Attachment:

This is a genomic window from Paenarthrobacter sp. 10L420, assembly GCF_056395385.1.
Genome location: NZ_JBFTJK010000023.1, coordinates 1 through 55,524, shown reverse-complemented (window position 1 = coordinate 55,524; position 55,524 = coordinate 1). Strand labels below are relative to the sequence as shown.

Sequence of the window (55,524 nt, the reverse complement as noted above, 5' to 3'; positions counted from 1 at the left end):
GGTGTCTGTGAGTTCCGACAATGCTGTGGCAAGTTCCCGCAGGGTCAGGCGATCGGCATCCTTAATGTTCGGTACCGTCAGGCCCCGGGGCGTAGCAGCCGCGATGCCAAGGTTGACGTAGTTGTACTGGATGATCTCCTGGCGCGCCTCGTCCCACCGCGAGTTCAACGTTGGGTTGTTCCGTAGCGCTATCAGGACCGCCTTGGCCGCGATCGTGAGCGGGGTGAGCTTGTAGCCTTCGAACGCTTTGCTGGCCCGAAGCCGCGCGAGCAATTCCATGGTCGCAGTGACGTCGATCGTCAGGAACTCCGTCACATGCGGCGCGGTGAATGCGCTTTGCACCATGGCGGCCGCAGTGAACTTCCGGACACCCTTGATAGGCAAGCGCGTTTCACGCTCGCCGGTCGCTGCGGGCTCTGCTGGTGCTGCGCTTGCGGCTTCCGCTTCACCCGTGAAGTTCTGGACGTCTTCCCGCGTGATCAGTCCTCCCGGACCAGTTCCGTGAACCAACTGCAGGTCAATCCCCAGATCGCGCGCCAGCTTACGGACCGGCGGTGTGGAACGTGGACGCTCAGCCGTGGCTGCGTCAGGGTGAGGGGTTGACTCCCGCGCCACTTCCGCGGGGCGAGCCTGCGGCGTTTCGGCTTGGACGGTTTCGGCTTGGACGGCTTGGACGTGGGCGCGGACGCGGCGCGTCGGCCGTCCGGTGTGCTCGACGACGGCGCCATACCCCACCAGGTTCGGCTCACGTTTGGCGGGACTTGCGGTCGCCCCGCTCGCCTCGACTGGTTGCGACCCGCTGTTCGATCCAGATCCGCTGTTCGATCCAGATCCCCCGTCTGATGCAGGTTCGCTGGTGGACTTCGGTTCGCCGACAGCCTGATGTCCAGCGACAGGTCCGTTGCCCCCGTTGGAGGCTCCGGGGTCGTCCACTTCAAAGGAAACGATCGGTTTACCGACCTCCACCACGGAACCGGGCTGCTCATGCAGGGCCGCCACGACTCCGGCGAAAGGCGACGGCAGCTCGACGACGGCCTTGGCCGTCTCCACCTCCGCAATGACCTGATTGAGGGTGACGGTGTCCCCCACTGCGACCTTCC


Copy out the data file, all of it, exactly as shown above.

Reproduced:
This is a genomic window from Paenarthrobacter sp. 10L420, assembly GCF_056395385.1.
Genome location: NZ_JBFTJK010000023.1, coordinates 1 through 55,524, shown reverse-complemented (window position 1 = coordinate 55,524; position 55,524 = coordinate 1). Strand labels below are relative to the sequence as shown.

Sequence of the window (55,524 nt, the reverse complement as noted above, 5' to 3'; positions counted from 1 at the left end):
GGTGTCTGTGAGTTCCGACAATGCTGTGGCAAGTTCCCGCAGGGTCAGGCGATCGGCATCCTTAATGTTCGGTACCGTCAGGCCCCGGGGCGTAGCAGCCGCGATGCCAAGGTTGACGTAGTTGTACTGGATGATCTCCTGGCGCGCCTCGTCCCACCGCGAGTTCAACGTTGGGTTGTTCCGTAGCGCTATCAGGACCGCCTTGGCCGCGATCGTGAGCGGGGTGAGCTTGTAGCCTTCGAACGCTTTGCTGGCCCGAAGCCGCGCGAGCAATTCCATGGTCGCAGTGACGTCGATCGTCAGGAACTCCGTCACATGCGGCGCGGTGAATGCGCTTTGCACCATGGCGGCCGCAGTGAACTTCCGGACACCCTTGATAGGCAAGCGCGTTTCACGCTCGCCGGTCGCTGCGGGCTCTGCTGGTGCTGCGCTTGCGGCTTCCGCTTCACCCGTGAAGTTCTGGACGTCTTCCCGCGTGATCAGTCCTCCCGGACCAGTTCCGTGAACCAACTGCAGGTCAATCCCCAGATCGCGCGCCAGCTTACGGACCGGCGGTGTGGAACGTGGACGCTCAGCCGTGGCTGCGTCAGGGTGAGGGGTTGACTCCCGCGCCACTTCCGCGGGGCGAGCCTGCGGCGTTTCGGCTTGGACGGTTTCGGCTTGGACGGCTTGGACGTGGGCGCGGACGCGGCGCGTCGGCCGTCCGGTGTGCTCGACGACGGCGCCATACCCCACCAGGTTCGGCTCACGTTTGGCGGGACTTGCGGTCGCCCCGCTCGCCTCGACTGGTTGCGACCCGCTGTTCGATCCAGATCCGCTGTTCGATCCAGATCCCCCGTCTGATGCAGGTTCGCTGGTGGACTTCGGTTCGCCGACAGCCTGATGTCCAGCGACAGGTCCGTTGCCCCCGTTGGAGGCTCCGGGGTCGTCCACTTCAAAGGAAACGATCGGTTTACCGACCTCCACCACGGAACCGGGCTGCTCATGCAGGGCCGCCACGACTCCGGCGAAAGGCGACGGCAGCTCGACGACGGCCTTGGCCGTCTCCACCTCCGCAATGACCTGATTGAGGGTGACGGTGTCCCCCACTGCGACCTTCC